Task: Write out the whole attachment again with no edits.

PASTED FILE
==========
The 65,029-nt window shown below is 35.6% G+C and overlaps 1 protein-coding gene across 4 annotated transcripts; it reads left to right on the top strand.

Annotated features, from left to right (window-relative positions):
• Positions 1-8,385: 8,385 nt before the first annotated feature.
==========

The 65,029-nt window shown below is 35.6% G+C and overlaps 1 protein-coding gene across 4 annotated transcripts; it reads left to right on the top strand.

Annotated features, from left to right (window-relative positions):
• Positions 1-8,385: 8,385 nt before the first annotated feature.